Michelle Angela Ortiz shares her origin story, the inspiration behind her powerful murals, and more in this CreativeMornings Philadelphia talk.
As a skilled visual artist, muralist, and community arts educator, Michelle Angela Ortiz explains her large-scale murals focused on issues of immigration and mass incarceration: “I purposely place my art in public spaces to say ‘we are here, we have been here, and this is what we contribute.”
About the speaker
Michelle Angela Ortiz is a visual artist/ skilled muralist/ community arts educator who uses her art as a vehicle to represent people and communities whose histories are often lost or co-opted. Through painting, printmaking, and community arts practices, she creates a safe space for dialogue around some of the most profound issues communities and individuals may face. Her work tells stories using richly crafted and emotive imagery to claim and transform “blighted” spaces into a visual affirmation that reveals the strength and spirit of the community.
For over eighteen years, Ortiz continues to be an active educator in using the arts as a tool for communication to bridge communities. As a highly skilled muralist, Ortiz has designed and created over 50 large-scale public works nationally (PA, NJ, MS, NY) and internationally. Since 2008, Ortiz has led community building and art for social change public art projects both independently in Costa Rica and Ecuador and through the United States Embassy as a Cultural Envoy in Fiji, Mexico, Argentina, Spain, Venezuela, and Honduras. In Cuba, she completed the first U.S. State funded public art project since the re-opening of the United States Embassy in Havana in 2015.
Ortiz is a recent Rauschenberg Foundation Artist as Activist Fellow, a Kennedy Center Citizen Artist National Fellow, and a Santa Fe Art Institute Equal Justice Resident Artist. In 2016, she received the Americans for the Arts’ Public Art Year in Review Award which honors outstanding public arts projects in the nation. She is also fellow of the National Association of Latino Arts and Culture Fund for the Arts (2011), recipient of the Leeway Foundation Transformation Award (2008) and Art & Change Grant (2013, 2012 & 2006.) She holds a Bachelor’s Degree in Fine Arts from Moore College of Art & Design and a Master’s Degree in Science of Arts and Cultural Management from Rosemont College.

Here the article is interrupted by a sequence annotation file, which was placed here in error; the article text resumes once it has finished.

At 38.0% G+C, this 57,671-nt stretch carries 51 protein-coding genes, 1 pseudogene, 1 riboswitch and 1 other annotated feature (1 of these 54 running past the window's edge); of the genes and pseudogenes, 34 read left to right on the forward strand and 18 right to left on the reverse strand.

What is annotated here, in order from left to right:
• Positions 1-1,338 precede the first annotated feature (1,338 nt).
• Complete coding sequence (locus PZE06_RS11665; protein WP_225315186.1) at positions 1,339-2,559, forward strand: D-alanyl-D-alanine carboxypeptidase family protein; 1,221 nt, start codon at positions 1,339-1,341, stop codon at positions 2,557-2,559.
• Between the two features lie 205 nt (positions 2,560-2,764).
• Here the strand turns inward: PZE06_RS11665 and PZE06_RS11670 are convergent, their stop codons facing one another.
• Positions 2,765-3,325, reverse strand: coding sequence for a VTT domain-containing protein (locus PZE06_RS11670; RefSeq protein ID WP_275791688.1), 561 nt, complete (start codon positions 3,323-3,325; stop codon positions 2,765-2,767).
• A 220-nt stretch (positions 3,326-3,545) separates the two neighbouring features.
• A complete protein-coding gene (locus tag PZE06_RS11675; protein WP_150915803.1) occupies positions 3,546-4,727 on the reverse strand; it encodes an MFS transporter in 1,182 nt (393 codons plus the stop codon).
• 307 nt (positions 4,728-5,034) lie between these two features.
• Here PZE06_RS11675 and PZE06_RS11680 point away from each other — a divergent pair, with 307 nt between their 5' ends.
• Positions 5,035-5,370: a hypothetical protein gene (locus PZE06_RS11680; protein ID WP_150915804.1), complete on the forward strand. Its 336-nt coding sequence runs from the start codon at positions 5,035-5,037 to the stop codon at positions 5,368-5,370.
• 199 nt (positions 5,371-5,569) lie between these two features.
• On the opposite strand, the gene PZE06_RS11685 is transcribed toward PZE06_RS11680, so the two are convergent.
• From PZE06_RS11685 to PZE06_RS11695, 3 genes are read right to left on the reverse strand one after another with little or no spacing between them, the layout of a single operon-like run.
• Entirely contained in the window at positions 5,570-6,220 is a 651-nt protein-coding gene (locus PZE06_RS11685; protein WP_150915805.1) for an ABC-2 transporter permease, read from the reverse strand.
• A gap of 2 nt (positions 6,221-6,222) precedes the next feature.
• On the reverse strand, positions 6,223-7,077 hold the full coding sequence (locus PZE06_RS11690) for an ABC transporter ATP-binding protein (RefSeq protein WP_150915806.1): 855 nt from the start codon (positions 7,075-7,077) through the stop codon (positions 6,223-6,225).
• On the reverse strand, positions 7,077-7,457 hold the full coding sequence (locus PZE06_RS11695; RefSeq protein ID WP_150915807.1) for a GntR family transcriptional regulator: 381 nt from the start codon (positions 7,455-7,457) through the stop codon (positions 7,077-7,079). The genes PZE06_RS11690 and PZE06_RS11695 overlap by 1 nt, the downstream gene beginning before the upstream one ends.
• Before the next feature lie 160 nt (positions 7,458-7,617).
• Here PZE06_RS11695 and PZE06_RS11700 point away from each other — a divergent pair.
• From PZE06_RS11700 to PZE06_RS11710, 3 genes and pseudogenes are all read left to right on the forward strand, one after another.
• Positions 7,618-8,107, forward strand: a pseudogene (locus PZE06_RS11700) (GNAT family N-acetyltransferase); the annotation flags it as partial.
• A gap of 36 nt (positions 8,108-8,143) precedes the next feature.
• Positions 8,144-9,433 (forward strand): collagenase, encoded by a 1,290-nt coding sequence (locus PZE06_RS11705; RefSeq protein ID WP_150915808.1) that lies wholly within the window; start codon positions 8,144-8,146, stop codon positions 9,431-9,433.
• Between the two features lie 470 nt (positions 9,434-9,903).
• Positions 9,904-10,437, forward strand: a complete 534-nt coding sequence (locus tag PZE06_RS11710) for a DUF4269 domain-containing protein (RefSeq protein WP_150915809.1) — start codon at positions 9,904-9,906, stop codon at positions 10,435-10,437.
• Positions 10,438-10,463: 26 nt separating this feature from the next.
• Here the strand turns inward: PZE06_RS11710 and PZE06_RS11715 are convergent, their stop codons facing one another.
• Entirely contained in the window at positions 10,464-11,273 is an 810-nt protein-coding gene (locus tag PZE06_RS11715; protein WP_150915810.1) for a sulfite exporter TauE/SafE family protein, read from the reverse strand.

Favorite quotes from this talk See all
I see my work as an artist as cultural currency that I used to invest back into the communities I connect with. — Michelle Ortiz
I intentionally place my art in public space to say, 'We are here. We have been here. And this is what we contribute to our society and to this country.' — Michelle Ortiz
We are living in a time where we have an administration that supports white supremacy, hate, and racism. And as we tear down these monuments, both the physical and symbolic monuments, I'm dedicated to building new monuments than honor and elevate the people that are continuing to fight for freedom. — Michelle Ortiz
When I come to this work, in all these different settings, it's not just finding the connections of our humanity, but it's understanding how I can utilize the creative process to amplify and elevate others' voices through the platform of public space in the most authentic way that I can. — Michelle Ortiz
Stories are powerful, especially within the context that they're told or represented. And, in my practice, i ask myself 'how do I begin to shift power structures? How do I utilize my privilege, skills, and resources as a way of providing opportunities to others? How can I support them to have the courage to share their stories, especially in spaces where they're not represented?' — Michelle Ortiz